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WILLIAM H. ALEXANDER

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WILLIAM H. ALEXANDER

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William H. Alexander

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William H. Alexander

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WILLIAM H. ALEXANDER

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William H. Alexander

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WILLIAM H. ALEXANDER

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WILLIAM H. ALEXANDER

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William H. G. Roberts, David S. Battisti, and Alexander W. Tudhope

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The offline linearized ocean–atmosphere model (LOAM), which was developed to quantify the impact of the climatological mean state on the variability of the El Niño–Southern Oscillation (ENSO), is used to illuminate why ENSO changed between the modern-day and early/mid-Holocene simulations in two climate modeling studies using the NCAR Climate System Model (CSM) and the Hadley Centre Coupled Model, version 3 (HadCM3). LOAM reproduces the spatiotemporal variability simulated by the climate models and shows both the reduction in the variance of ENSO and the changes in the spatial structure of the variance during the early/mid-Holocene. The mean state changes that are important in each model are different and, in both cases, are also different from those hypothesized to be important in the original papers describing these simulations. In the CSM simulations, the ENSO mode is stabilized by the mean cooling of the SST. This reduces atmospheric heating anomalies that in turn give smaller wind stress anomalies, thus weakening the Bjerknes feedback. Within the ocean, a change in the thermocline structure alters the spatial pattern of the variance, shifting the peak variance farther east, but does not reduce the overall amount of ENSO variance. In HadCM3, the ENSO mode is stabilized by a combination of a weaker thermocline and weakened horizontal surface currents. Both of these reduce the Bjerknes feedback by reducing the ocean’s SST response to wind stress forcing. This study demonstrates the importance of considering the combined effect of a mean state change on the coupled ocean–atmosphere system: conflicting and erroneous results are obtained for both models if only one model component is considered in isolation.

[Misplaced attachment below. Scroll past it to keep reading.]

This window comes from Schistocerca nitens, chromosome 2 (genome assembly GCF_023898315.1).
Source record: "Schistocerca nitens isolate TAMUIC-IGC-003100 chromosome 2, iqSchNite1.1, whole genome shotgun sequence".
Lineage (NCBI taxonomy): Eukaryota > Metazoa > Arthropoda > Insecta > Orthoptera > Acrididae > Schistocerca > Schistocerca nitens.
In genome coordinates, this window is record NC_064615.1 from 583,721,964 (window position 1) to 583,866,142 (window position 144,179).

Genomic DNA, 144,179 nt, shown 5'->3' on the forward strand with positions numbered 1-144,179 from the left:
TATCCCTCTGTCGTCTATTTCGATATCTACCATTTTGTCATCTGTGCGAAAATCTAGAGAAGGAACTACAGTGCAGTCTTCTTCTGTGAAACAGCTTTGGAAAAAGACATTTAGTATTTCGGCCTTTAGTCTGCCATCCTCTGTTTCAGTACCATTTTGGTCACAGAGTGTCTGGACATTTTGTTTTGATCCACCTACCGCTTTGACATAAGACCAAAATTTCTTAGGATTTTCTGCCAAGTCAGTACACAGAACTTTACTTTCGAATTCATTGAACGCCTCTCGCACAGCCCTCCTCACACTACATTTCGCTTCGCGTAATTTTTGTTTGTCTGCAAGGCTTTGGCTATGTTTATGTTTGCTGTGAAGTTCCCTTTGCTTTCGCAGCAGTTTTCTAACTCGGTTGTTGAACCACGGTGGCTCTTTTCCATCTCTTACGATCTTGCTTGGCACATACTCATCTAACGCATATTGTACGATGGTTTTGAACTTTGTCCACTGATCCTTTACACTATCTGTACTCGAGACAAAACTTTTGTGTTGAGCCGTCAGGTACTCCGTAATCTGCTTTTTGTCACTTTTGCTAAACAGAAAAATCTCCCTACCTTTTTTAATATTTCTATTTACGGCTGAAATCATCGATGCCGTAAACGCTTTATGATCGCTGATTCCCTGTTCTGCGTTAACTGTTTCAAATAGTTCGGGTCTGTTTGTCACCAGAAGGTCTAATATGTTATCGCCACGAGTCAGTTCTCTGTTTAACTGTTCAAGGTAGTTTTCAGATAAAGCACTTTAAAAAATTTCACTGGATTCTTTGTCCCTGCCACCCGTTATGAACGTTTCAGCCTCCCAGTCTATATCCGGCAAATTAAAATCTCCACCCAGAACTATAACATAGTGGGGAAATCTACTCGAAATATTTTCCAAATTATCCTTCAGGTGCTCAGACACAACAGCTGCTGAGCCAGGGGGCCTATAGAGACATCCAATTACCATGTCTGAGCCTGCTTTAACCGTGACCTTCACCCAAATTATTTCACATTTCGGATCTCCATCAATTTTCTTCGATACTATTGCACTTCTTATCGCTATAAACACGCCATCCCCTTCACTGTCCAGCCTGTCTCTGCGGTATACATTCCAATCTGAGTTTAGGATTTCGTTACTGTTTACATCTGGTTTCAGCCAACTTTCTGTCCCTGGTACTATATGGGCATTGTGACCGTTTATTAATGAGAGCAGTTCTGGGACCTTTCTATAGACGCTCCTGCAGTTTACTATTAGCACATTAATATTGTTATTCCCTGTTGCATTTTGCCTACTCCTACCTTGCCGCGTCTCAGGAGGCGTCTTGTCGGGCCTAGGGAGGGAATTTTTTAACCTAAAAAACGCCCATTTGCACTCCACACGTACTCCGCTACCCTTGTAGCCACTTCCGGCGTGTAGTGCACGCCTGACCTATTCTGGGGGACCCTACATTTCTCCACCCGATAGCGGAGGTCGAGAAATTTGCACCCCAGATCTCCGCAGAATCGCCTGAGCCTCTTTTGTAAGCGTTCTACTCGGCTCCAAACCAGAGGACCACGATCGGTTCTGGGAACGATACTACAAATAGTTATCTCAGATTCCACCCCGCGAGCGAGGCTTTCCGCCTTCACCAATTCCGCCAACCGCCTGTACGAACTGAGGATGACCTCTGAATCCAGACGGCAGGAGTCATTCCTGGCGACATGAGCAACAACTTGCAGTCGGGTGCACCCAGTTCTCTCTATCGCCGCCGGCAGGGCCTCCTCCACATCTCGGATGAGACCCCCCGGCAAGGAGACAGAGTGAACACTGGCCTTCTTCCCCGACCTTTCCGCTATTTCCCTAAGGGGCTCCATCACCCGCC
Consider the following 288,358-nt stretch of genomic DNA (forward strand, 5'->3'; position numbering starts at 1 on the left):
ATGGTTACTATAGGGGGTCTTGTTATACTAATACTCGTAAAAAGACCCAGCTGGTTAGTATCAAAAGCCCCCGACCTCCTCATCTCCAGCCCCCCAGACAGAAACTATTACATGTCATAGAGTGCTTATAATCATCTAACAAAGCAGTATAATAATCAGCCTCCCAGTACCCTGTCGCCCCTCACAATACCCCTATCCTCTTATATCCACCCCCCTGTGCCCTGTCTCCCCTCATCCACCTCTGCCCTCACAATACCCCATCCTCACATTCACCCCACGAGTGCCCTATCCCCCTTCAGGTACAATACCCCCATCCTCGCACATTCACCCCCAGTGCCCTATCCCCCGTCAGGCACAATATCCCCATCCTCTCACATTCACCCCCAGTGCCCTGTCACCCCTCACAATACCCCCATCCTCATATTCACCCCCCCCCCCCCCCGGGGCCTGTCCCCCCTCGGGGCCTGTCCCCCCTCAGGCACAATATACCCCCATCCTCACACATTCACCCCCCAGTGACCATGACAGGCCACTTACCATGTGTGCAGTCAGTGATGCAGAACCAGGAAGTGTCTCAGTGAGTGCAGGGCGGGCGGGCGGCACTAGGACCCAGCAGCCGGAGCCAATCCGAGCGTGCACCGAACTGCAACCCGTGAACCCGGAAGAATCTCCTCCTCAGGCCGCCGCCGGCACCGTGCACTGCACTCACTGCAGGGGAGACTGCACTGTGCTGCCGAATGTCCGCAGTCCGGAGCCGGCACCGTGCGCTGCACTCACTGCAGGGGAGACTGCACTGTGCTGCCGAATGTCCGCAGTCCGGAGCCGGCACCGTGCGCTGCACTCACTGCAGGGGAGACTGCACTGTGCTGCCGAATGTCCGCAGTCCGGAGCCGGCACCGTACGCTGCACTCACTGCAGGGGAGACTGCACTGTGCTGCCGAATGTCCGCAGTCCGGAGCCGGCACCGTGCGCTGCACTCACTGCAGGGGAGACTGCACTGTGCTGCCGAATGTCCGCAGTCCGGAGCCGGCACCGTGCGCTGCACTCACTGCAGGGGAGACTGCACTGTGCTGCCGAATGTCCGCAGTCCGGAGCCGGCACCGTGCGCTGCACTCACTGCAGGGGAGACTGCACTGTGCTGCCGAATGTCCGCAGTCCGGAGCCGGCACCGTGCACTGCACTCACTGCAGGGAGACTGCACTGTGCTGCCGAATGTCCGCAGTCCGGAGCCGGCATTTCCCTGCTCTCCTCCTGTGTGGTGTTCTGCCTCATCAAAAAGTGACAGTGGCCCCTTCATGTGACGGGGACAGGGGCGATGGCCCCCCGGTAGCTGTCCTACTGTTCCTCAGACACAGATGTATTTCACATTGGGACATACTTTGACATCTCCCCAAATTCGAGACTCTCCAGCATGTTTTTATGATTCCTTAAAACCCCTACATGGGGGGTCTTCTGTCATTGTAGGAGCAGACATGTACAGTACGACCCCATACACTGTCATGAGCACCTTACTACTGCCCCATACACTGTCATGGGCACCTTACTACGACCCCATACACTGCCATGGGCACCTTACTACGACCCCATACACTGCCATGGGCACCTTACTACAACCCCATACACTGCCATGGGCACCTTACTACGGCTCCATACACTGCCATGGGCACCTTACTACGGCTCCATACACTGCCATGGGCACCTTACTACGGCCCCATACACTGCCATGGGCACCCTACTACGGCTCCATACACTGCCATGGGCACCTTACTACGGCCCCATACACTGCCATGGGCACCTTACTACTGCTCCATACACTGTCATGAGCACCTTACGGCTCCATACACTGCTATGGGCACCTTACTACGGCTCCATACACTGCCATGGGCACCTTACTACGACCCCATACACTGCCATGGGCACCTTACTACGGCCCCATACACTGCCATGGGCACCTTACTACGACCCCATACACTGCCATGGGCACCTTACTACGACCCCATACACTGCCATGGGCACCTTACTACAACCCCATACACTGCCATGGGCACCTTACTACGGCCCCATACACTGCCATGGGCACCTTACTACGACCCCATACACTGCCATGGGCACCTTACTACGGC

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Daniel Rosenfeld, William L. Woodley, Alexander Khain, William R. Cotton, Gustavo Carrió, Isaac Ginis, and Joseph H. Golden

Improving the forecasts of the intensity of tropical cyclones (TCs) remains a major challenge. One possibility for improvement is consideration of the effects that aerosols have on tropical clouds and cyclones. The authors have been pursuing this under the Hurricane Aerosol and Microphysics Program, supported by the U.S. Department of Homeland Security. This was done through observations of aerosols and resulting cloud microphysical structure within tropical cyclones and simulating their effects using high-resolution TC models that treat cloud internal processes explicitly. In addition to atmospheric aerosols, special attention was given also to the impact of the intense sea-spray-generated aerosols and convective rolls in the hurricane boundary layer (BL) under hurricane- force winds.

The results of simulations and observations show that TC ingestion of aerosols that serve as cloud condensation nuclei can lead to significant reductions in their intensities. This is caused by redistribution of the precipitation and latent heating to more vigorous convection in the storm periphery that cools the low levels and interferes with the inflow of energy to the eyewall, hence making the eye larger and the maximum winds weaker. The microphysical effects of the pollution and dust aerosols occur mainly at the peripheral clouds. Closer to the circulation center, the hurricane-force winds raise intense sea spray that is lifted efficiently in the roll vortices that form in the BL and coalesce into rain of mostly seawater already at cloud base, which dominates the microstructure and affects the dynamics of the inner convective cloud bands.

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